On Saturday, May 2nd we had expected to meet with community volunteers for our 15th Annual Lake Mansfield Clean Up Day, but we had to cancel this much loved event to protect the health of community members. It was disappointing to miss this annual spring moment of shared joy and hard work, but we are eager to connect with you in new ways so that you can continue to be an advocate for the lake you love.
So much has changed at Lake Mansfield in the last 15 years. We have seen improvements in the beach area, the creation of a sustainable and accessible forest trail system, and the installation of native trees and pollinator gardens. None of this work would be possible without volunteer support and community contributions.
Recently the most important strides that have been made for Lake Mansfield have been accomplished in collaboration with the Town of Great Barrington’s Lake Mansfield Improvement Task Force through the development of a Lake Mansfield Improvement Plan. Your Lake Mansfield Alliance representatives have been integral members on this task force. Working together, we have accomplished tremendous improvements for the lake’s water quality.
Each week in May, we will be sharing an article from the Spring 2020 Lake Mansfield Newsletter. Later this month, the newsletter will be available to read in its entirety and download on our website. This week, Dale Abrams gives us an up-close look at the surprising variety of life found in vernal pools. Please share these stories with your friends and family to help us to continue to strengthen our care of Lake Mansfield on behalf of our entire community.
Be safe, stay healthy, and remember to connect with nature each day!
Christine Ward, Project Director
Lake Mansfield Vernal Pool
by Dale Abrams, Naturalist and GBLC Board Member
COVID-19 has changed a lot of things. One thing for sure is that folks are outside enjoying the fresh air along the shore of Lake Mansfield like never before. Sure, the road is safer now with one lane closed and dedicated to pedestrians. Folks are clearly appreciating fewer and slower cars in this space. A stroll by the lake has become a novel experience for many newfound and rekindled nature explorers. Something about the pandemic seems to be sending folks to nature for solace and renewal.
I've been visiting the lake and surrounding woods for decades, by day or night during all seasons of the year, and every time I do I feel blessed. Each season is precious in its own way. Spring is unique because it brings a secret parade by cover of darkness: a chorus of frogs heralds the return of amphibians to the lake shore and nearby vernal pools. Many walkers have paused in recent weeks to peer into a small roadside pool, sprouting with red dogwood stems, in search of the source of a strange quacking sound emanating from the algae and leaf-filled water. Some catch a brief glimpse of the elusive wood frogs who only linger for a few days before hopping back to their woodland home. With excited whispers in their voices, you can tell that these nature explorers are part of the all-welcome club of those who marvel at this timeless ritual of spring.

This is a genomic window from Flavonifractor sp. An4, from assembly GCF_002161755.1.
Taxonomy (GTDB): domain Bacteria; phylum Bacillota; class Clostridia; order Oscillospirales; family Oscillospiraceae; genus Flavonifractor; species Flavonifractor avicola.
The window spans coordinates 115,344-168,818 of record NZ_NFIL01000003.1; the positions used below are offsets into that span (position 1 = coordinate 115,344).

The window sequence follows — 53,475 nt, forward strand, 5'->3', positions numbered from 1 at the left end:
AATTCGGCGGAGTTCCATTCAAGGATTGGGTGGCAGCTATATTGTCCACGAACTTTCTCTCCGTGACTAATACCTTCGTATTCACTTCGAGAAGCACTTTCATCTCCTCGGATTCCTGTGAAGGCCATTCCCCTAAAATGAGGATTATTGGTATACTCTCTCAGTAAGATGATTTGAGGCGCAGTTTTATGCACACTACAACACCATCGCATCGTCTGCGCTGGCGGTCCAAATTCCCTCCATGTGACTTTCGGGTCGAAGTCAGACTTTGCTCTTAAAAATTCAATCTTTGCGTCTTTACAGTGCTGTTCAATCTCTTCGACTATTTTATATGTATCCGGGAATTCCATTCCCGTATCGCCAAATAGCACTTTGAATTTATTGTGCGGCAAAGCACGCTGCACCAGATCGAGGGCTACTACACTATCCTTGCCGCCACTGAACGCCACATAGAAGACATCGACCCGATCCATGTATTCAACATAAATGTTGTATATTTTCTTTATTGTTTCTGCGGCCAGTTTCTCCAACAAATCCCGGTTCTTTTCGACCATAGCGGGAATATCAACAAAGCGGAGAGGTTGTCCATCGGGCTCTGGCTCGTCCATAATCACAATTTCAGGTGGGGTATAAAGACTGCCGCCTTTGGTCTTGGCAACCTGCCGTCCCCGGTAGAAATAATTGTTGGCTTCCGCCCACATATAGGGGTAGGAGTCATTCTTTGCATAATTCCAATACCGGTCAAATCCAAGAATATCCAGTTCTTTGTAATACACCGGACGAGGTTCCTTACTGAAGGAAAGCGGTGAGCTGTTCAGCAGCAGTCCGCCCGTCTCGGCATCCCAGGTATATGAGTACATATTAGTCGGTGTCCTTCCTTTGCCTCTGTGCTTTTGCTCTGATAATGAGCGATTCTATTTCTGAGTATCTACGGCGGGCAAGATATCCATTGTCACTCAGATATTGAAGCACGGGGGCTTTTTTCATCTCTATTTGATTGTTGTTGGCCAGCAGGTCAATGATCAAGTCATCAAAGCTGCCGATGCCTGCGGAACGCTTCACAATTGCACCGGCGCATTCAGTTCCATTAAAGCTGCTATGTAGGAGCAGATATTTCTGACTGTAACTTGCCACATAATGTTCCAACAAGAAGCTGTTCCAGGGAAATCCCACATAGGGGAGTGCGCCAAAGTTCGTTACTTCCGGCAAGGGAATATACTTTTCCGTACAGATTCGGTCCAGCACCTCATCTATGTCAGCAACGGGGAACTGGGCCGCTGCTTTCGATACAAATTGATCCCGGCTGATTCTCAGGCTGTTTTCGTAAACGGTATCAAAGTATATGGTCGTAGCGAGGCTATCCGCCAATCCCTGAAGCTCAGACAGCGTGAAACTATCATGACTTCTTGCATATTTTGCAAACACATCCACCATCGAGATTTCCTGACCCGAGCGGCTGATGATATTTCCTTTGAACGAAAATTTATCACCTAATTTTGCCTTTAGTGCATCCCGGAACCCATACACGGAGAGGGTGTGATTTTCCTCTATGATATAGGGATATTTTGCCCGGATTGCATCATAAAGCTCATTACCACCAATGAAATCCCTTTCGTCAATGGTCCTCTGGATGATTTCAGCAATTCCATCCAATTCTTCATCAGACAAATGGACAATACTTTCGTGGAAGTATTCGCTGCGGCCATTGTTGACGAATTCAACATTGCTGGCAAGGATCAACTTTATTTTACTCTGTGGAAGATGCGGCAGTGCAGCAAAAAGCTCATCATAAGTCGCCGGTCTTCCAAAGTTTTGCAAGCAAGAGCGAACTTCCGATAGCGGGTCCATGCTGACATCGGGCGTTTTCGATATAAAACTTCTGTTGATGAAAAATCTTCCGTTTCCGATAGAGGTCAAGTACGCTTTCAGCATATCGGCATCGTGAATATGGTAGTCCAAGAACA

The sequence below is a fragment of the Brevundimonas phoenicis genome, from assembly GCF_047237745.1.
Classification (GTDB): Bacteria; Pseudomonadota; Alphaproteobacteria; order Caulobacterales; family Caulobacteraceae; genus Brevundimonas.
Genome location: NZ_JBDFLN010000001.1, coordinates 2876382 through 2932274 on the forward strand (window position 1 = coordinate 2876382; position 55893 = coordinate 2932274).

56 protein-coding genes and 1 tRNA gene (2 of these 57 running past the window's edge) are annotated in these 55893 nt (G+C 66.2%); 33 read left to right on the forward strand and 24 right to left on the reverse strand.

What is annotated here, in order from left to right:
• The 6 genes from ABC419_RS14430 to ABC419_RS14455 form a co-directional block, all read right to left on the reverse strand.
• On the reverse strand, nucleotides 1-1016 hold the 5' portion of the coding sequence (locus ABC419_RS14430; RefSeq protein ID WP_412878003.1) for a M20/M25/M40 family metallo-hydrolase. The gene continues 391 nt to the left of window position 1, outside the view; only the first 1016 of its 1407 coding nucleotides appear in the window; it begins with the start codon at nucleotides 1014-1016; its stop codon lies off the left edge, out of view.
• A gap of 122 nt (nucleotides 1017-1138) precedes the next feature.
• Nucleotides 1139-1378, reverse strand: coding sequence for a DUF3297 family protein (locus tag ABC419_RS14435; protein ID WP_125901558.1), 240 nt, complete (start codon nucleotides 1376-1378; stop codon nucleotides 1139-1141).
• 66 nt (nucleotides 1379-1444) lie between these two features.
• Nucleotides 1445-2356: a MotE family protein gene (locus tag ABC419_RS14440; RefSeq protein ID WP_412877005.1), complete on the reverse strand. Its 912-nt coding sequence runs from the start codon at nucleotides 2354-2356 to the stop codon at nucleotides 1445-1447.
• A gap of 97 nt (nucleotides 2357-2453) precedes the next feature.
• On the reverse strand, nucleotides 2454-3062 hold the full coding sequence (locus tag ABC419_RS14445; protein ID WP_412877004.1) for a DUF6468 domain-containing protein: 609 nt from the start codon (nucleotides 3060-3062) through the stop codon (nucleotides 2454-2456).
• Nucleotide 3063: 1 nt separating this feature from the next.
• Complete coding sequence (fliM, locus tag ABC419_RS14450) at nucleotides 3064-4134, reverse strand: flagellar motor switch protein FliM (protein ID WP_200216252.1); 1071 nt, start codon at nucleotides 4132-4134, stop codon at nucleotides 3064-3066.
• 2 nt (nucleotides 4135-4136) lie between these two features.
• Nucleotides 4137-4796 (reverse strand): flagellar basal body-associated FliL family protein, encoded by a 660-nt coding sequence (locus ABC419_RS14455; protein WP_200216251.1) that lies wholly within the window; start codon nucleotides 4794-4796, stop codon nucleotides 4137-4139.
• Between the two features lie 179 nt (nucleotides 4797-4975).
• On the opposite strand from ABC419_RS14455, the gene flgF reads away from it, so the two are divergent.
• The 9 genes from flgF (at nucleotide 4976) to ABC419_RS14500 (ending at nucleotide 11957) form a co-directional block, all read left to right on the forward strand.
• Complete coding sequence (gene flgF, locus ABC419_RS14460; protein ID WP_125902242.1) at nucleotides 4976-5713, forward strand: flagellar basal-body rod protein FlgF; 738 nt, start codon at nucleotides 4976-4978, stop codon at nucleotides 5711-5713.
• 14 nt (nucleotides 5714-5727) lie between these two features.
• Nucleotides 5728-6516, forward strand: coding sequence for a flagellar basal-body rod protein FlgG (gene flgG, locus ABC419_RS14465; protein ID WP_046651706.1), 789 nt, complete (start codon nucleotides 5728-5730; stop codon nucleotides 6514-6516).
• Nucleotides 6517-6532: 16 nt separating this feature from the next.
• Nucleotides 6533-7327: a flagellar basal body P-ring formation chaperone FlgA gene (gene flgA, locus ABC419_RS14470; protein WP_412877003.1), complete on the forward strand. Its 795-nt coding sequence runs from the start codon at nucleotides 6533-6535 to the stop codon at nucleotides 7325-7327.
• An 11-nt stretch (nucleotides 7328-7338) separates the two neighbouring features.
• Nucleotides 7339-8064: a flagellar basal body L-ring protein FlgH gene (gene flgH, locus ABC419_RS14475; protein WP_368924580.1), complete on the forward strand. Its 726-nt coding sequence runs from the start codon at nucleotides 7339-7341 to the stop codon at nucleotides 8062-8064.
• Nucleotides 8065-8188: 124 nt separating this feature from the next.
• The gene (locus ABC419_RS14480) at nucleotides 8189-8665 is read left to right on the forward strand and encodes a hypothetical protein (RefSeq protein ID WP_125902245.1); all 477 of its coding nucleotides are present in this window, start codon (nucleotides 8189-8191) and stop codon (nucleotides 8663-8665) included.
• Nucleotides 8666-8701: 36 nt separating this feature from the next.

To truly experience these fascinating amphibians, one must dress like one and wade into an early spring night when the temperature hovers around 40-50 F and rain moistens the woods and nearby roads. When the weather is just right (for amphibians at least), stealthy salamanders and hopping frogs emerge by cover of darkness to return to their natal pools for a brief bacchanal rendezvous. Salamanders "congress', a writhing underwater courtship dance that may include 15-20 salamanders or more. Females wait in the wings to collect a gelatinous spermatophore gift from her chosen suitor before laying eggs that cling to underwater branches or stems. Wood frogs by the dozens or hundreds float almost invisibly on the water’s surface making odd duck-like quaking croaks to attract a mate. Amplexus is a frog mating stance during which the male hugs the female and waits until she lays two or three hundred glassy eggs before fertilizing them.
On warmer nights the air fills with the high-pitched voices of tiny spring peepers whose many calls blend into a ringing chorus that drifts well beyond the lake. If you venture out with a flashlight you may glimpse hundreds of paired eyes shining back at you. Or, if you cast a red lens beam into the water, you might spy the shy black and yellow spotted salamanders putting on an unpublicized show. Silent and unseen by most, these amphibious marvels are just a sampling of the special friends who share the vernal pools and other precious habitats in the greater Lake Mansfield natural area.
Please help us protect and restore this natural treasure for all creatures, great and small, and for future generations to enjoy; become a member and vote in support of the lake during town meetings.
Dale Abrams has served for many years as a member of the Great Barrington Land Conservancy's Board of Directors. He is also the education coordinator for Mass Audubon’s Berkshire Sanctuaries and a lifelong naturalist whose specialties include birding, wildlife tracking, and forest and wetland ecosystem studies.